Interesting experiences fire the imagination, so it’s little wonder Danny Morrison has become master of both the written and the spoken word as author of numerous books, including fiction and non-fiction, short stories and plays, as well as being a newspaper editor, insightful radio and television commentator, community arts festival chairperson and elected public official.

Ireland Writing Retreat‘ is proud to welcome Danny as one of the guest trainers at this year’s event which begins at Teac Jack in Gaoth Dobhair at the end of June. Participants from places as diverse as Minnesota, Cork, New Hampshire, Dublin and Missouri are to attend this year’s international gathering.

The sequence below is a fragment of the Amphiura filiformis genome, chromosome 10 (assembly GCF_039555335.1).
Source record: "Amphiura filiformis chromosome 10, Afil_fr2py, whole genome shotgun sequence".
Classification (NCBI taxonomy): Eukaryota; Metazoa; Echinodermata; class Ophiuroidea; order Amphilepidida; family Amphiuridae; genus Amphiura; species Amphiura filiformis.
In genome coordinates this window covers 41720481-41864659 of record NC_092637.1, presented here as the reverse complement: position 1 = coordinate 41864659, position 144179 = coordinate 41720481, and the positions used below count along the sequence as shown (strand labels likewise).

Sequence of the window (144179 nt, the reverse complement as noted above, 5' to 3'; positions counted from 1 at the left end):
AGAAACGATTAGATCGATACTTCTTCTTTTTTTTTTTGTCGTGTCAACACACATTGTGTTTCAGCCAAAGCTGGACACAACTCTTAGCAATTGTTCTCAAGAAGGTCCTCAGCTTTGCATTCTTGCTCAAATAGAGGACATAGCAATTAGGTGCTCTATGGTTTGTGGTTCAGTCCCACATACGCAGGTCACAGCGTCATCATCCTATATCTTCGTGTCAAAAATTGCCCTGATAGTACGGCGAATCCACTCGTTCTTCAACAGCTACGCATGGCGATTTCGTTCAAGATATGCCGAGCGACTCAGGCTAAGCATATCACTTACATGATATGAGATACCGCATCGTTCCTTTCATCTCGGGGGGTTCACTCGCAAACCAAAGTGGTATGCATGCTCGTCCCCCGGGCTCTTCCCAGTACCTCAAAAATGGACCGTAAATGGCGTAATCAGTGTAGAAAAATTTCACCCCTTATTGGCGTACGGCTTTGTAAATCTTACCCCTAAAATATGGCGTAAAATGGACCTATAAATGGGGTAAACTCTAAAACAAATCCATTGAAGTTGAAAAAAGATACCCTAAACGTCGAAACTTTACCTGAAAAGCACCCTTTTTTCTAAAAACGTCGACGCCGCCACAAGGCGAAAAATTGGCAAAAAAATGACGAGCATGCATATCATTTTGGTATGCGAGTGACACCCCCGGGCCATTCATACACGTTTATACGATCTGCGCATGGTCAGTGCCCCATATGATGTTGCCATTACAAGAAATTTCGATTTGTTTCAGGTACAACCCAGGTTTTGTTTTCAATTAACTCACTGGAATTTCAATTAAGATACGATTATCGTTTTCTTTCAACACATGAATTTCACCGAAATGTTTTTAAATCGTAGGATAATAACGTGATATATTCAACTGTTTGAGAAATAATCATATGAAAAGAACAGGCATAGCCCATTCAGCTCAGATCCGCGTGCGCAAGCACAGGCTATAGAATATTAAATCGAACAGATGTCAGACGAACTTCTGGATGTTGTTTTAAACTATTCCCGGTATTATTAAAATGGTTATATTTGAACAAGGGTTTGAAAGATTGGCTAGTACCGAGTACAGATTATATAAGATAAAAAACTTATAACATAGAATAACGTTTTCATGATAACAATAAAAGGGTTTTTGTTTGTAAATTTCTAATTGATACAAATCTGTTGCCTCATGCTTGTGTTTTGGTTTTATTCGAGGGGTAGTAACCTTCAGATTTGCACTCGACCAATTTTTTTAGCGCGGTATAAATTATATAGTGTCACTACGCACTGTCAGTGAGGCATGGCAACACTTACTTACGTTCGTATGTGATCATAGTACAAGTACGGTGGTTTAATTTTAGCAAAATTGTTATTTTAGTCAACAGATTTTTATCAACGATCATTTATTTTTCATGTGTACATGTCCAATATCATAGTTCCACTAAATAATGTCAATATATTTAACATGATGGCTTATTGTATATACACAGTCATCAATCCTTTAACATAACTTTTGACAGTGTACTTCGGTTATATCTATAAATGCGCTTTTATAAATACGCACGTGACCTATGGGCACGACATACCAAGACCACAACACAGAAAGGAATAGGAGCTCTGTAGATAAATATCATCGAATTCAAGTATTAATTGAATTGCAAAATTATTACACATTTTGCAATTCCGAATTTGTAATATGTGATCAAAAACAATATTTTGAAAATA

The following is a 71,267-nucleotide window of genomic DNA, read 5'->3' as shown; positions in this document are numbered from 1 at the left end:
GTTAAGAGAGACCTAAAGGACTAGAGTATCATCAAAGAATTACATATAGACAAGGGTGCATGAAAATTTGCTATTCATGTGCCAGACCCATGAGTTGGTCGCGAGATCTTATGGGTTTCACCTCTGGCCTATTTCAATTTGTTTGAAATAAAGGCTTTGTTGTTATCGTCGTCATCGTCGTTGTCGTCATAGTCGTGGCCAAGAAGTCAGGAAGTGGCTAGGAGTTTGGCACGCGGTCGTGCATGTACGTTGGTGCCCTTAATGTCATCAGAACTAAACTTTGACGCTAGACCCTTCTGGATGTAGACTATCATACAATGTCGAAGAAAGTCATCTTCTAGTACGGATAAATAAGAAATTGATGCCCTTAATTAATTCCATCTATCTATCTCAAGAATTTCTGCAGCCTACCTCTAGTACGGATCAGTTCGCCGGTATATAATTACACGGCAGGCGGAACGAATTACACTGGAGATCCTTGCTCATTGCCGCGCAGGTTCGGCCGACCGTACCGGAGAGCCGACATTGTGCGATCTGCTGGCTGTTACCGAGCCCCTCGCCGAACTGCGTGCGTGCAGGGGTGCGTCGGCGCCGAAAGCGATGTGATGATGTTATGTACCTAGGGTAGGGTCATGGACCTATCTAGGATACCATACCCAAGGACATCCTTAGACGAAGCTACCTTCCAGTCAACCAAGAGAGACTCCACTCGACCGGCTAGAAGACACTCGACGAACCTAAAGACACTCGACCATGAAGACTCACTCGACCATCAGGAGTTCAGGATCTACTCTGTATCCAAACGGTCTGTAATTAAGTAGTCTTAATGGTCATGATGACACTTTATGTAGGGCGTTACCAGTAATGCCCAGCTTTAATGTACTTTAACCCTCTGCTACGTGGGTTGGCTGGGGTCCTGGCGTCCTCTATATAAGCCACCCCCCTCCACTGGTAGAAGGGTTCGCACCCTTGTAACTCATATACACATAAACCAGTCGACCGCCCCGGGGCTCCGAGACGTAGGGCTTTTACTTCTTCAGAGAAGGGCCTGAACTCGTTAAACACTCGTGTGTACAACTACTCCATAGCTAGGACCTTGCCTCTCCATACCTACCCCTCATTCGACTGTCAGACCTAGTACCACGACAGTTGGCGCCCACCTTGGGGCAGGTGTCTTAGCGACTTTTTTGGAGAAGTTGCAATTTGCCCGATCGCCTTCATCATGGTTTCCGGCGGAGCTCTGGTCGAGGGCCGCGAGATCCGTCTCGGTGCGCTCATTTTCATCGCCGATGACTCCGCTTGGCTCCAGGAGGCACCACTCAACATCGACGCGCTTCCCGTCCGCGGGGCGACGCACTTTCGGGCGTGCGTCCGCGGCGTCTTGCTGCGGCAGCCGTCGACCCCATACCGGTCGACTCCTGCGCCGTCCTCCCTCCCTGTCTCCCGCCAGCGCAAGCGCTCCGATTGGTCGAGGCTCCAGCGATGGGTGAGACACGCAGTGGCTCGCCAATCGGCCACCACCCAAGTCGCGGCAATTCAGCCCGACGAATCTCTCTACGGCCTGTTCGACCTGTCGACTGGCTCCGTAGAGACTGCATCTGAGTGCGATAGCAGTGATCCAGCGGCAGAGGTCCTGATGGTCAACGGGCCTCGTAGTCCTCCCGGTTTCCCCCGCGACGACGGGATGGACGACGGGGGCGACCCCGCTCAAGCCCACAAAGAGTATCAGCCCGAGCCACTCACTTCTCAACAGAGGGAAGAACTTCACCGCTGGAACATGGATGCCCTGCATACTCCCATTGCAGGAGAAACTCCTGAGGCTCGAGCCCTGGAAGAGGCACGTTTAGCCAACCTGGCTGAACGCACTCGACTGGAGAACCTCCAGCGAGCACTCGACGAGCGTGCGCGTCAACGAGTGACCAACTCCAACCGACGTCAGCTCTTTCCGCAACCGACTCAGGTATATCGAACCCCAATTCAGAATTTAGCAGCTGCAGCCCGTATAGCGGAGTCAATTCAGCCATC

I have met Danny on many occasions over the years, often at political, media and writing events (the most recent being at the Sinn Fein Ard Fheis in Dublin) and was honored when he invited me to speak at the West Belfast Festival that he chaired a few years ago. Interestingly, before knowing Danny, I knew his lovely younger sister, Susan, as she and her friends and myself and mine would strut our stuff, teenage-style at the weekly Clonard dances on the Falls Road to the sounds of Sweet, T. Rex, Mott the Hoople, Queen and David Bowie. Susan, now sadly departed, married a close friend of mine, John Patterson, who came with their daughter to my 50th birthday party at the Gaoth Dobhair golf club where we wandered down nostalgia road together. Danny and I have much in common, both being from Andersonstown and having attended some of the same schools, including St. Theresa’s Primary and St. Mary’s Grammar in Belfast. I admire greatly what he has suffered in his lifetime, what he has achieved and what he has become. It’s  wonderful he has agreed to come to the Donegal Gaeltacht to be a trainer at this year’s writing retreat but also to take part in a special Q&A public event at Teac Jack about his life.